As Presbyterians, we acknowledge our individual and church responsibility as stewards of this earth. In large and small ways, we make an impact through our daily actions. When First Presbyterian began its journey to the 2400 Prince Street location in 199xxxxx, church leaders recognized the importance of applying practices that would limit the carbon footprint in the new building and grounds.

Our faith urges us to strive to defend and heal creation while working to assure justice for all of creation and the human beings who live in it. This call is rooted in the human vocation of “tilling and keeping” the garden from Genesis 2:15, as well as Christ’s charge to work with and for the most vulnerable.

To become an Earth Care Congregation, a church completes an audit that provides work accomplished in four areas: Worship, Education, Facilities, and Outreach. Worship actions include worship services that incorporate prayers, hymns, sermons and readings with an intentional component of earth care. FPC Conway has a prayer garden to the west of the sanctuary with the gazebo and memorial garden.

In 2013, ten trees purchased by FPC members to honor and/or memorialize family were planted and dedicated in an outdoor service. Working with local experts, native trees were chosen: four shumard oaks, two legacy maples, three alta magnolias, and one black gum. The trees replaced several large oaks lost to city street expansion. These young trees are consistent with FPC’s landscape overlay plan formed by a committee that embraces our stewardship mission into worship, facilities, and education. Church members who are also Master Gardeners participate in design and implementation.

Education activities at FPC include participation in Earth Day activities, and members have volunteered at Ecofest and Arbor Day. Our church library also has materials with an earth care focus.

Facilities at our Prince Street location incorporated geothermal energy, which is generated by the earth. FPC’s zoned HVAC systems and efficient lighting also contribute to its green efficiency. Other ways we conserve energy include church newsletter by email and online and choosing reusable dinnerware and offering water in pitchers instead of plastic water bottles. Additionally, two large water heaters were replaced with a tankless model.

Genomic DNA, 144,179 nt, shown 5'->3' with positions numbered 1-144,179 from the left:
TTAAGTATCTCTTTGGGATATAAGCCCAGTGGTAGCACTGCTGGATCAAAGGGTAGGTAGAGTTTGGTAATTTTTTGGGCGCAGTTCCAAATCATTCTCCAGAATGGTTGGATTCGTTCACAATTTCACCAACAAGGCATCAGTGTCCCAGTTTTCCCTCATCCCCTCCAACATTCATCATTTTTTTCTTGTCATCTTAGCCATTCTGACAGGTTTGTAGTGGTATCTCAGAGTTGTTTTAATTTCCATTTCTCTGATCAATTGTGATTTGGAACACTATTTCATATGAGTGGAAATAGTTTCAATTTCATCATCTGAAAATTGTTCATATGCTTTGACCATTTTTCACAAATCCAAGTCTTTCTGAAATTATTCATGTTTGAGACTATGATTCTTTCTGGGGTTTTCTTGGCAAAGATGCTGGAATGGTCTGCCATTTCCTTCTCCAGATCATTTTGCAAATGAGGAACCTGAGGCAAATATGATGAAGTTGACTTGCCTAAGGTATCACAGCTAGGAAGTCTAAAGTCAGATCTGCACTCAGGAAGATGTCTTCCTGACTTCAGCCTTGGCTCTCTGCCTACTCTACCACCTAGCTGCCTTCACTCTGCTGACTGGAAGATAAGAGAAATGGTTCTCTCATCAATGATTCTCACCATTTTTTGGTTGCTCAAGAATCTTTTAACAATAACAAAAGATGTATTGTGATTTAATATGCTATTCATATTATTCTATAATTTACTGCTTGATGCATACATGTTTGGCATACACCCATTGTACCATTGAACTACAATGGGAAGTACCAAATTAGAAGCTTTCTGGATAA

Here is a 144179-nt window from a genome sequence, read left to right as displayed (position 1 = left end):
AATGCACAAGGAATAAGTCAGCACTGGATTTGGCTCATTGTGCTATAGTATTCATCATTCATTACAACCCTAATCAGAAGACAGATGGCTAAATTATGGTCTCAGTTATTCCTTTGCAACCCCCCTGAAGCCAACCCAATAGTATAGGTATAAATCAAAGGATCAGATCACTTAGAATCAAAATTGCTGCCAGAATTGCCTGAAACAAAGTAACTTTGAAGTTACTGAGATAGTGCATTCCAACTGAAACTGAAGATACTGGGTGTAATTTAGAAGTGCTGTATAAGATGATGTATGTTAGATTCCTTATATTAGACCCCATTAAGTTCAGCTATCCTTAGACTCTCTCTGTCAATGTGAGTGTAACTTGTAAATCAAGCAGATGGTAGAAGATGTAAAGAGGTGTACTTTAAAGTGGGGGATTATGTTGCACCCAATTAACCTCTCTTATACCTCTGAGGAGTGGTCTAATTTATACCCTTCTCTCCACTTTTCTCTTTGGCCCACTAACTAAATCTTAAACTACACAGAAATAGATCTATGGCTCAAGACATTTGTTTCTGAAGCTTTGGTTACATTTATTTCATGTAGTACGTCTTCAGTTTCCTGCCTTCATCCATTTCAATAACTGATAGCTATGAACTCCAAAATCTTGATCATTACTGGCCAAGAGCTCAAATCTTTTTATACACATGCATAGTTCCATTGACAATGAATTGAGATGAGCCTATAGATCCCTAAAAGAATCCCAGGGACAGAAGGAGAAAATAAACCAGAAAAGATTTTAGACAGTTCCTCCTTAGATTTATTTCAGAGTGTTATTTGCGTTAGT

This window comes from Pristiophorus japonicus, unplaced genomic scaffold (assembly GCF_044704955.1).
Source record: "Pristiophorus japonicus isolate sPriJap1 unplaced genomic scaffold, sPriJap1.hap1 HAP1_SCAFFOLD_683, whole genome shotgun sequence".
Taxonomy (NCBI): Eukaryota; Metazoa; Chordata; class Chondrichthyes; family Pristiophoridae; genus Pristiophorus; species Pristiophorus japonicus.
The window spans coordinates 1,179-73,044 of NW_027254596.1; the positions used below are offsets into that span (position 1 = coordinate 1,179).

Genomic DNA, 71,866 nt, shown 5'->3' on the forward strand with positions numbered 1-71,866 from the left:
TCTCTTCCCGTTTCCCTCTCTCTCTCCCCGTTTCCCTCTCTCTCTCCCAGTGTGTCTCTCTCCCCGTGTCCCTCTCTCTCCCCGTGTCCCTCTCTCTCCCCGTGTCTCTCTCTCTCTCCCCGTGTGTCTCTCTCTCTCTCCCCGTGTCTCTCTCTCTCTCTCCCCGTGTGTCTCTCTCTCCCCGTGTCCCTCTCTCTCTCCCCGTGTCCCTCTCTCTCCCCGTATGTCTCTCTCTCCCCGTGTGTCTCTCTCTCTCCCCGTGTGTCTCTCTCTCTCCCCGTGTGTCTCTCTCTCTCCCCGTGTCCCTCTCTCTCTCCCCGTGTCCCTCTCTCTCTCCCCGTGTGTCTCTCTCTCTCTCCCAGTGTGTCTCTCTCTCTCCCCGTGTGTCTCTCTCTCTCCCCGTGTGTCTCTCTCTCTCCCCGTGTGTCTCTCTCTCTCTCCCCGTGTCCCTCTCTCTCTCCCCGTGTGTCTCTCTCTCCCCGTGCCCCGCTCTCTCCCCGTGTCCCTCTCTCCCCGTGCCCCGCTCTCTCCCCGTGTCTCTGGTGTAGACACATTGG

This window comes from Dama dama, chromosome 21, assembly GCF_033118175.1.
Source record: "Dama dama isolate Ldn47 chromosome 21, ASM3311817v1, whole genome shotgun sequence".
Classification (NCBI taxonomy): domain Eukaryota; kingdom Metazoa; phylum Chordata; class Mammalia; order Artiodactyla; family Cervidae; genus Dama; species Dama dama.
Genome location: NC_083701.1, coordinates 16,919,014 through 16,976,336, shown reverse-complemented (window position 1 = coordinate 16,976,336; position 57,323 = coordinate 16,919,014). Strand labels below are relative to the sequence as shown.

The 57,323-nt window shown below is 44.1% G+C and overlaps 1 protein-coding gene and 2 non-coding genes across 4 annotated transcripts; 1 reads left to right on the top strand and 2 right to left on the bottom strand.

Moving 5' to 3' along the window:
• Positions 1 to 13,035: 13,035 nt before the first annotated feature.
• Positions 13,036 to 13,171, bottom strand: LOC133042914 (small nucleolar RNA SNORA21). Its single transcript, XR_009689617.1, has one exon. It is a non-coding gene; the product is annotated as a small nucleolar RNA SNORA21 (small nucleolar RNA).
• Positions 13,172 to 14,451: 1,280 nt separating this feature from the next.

Looking beyond FPC, we find many current and future opportunities to address stewardship of God’s creation. Our youth have had camping trips, and individual members serve as Master Gardeners and participate in Ecofest and Arbor Day. We also participate in Habitat for Humanity and recycling in local food and clothing drives.

What more can we do? LOTS! The FPC Green Team encourages church members and friends to participate in local environmental organizations and events. Let’s consider a community garden or volunteer at other gardens at the Conway Library and McGee Center. We can take a stand in support of alternative transportation or write our elected officials about earth care legislation. Mission trips – locally and away from Conway – can include a green component. How about sponsoring a stream clean-up or offer a recycling drive?

To learn more about FPC’s journey and how you can help, contact Betsy Gillaspy-Williams.

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